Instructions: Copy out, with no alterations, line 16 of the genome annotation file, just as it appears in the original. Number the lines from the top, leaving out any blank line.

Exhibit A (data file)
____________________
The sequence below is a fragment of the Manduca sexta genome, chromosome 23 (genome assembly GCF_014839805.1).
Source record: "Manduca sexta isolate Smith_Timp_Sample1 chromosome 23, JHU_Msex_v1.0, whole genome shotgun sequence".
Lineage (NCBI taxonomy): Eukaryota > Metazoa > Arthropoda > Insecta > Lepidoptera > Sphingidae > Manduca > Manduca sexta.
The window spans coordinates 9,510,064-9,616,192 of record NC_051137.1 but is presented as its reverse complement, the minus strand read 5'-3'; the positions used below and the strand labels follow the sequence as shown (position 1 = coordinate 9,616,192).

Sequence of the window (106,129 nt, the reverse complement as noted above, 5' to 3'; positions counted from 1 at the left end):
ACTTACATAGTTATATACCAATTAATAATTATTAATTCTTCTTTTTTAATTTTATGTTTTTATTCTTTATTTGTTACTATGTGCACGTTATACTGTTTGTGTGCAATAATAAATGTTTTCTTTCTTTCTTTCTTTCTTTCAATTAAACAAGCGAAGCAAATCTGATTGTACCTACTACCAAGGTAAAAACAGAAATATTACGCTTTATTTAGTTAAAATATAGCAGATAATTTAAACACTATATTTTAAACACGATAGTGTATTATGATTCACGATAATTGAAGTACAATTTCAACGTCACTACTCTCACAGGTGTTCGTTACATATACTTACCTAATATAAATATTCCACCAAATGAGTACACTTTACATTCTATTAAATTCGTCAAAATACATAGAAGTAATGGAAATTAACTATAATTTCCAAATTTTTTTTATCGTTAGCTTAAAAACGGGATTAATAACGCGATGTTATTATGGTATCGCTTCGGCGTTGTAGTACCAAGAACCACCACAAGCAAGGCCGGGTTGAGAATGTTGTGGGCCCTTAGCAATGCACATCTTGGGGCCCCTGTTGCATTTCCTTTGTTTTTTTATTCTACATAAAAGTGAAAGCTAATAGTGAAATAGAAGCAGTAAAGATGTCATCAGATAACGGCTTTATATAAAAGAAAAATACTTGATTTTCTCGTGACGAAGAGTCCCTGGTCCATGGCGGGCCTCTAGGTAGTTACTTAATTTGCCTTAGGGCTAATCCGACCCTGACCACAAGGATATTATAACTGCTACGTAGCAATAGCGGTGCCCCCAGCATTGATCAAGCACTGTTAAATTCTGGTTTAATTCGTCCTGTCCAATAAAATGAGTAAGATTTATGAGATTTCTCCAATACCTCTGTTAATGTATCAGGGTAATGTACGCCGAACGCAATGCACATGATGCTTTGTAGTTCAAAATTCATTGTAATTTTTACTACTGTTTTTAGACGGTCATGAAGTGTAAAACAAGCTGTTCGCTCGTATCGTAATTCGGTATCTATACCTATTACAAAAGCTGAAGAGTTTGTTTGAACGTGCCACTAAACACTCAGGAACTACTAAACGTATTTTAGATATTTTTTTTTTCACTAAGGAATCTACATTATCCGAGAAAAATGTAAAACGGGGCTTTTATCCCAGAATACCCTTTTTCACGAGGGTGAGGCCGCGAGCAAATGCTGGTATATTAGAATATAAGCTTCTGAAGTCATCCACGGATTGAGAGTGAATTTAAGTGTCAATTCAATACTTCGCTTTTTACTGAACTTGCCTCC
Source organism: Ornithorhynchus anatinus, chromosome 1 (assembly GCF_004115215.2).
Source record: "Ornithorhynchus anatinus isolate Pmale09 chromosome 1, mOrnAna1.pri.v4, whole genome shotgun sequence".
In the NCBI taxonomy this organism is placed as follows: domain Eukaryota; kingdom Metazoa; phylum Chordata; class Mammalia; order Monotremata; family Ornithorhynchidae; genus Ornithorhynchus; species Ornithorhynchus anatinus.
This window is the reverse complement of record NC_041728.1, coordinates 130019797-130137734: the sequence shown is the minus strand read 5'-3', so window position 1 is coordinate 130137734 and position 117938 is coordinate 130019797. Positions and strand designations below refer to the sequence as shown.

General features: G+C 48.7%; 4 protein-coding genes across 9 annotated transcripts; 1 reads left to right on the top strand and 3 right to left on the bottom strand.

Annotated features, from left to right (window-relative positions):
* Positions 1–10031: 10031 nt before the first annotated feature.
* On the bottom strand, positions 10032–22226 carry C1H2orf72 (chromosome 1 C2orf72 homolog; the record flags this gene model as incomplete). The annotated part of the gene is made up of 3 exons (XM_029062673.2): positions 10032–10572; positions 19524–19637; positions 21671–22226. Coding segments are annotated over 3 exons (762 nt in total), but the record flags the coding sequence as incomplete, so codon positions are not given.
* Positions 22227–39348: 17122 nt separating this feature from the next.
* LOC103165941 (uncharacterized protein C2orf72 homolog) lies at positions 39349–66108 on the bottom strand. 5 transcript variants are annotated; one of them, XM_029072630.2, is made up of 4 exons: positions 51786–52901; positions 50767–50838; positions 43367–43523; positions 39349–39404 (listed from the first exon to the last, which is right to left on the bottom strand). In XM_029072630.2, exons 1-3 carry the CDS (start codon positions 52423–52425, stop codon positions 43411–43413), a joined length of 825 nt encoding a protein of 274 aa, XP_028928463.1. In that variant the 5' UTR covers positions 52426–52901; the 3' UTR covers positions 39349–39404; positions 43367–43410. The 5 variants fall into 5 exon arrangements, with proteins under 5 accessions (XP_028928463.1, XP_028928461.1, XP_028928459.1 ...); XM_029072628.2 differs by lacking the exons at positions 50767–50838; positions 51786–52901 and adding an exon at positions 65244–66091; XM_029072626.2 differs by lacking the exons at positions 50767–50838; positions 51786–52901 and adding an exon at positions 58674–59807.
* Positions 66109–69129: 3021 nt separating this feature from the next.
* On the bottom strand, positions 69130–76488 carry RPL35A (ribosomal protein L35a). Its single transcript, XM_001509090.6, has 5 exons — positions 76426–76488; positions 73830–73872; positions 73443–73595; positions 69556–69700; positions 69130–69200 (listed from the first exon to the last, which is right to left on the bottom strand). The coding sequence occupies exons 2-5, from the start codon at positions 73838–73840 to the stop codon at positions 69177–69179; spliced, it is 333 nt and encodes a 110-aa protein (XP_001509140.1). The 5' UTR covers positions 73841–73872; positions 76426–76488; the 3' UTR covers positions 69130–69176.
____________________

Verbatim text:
* LOC103165941 (uncharacterized protein C2orf72 homolog) lies at positions 39349–66108 on the bottom strand. 5 transcript variants are annotated; one of them, XM_029072630.2, is made up of 4 exons: positions 51786–52901; positions 50767–50838; positions 43367–43523; positions 39349–39404 (listed from the first exon to the last, which is right to left on the bottom strand). In XM_029072630.2, exons 1-3 carry the CDS (start codon positions 52423–52425, stop codon positions 43411–43413), a joined length of 825 nt encoding a protein of 274 aa, XP_028928463.1. In that variant the 5' UTR covers positions 52426–52901; the 3' UTR covers positions 39349–39404; positions 43367–43410. The 5 variants fall into 5 exon arrangements, with proteins under 5 accessions (XP_028928463.1, XP_028928461.1, XP_028928459.1 ...); XM_029072628.2 differs by lacking the exons at positions 50767–50838; positions 51786–52901 and adding an exon at positions 65244–66091; XM_029072626.2 differs by lacking the exons at positions 50767–50838; positions 51786–52901 and adding an exon at positions 58674–59807.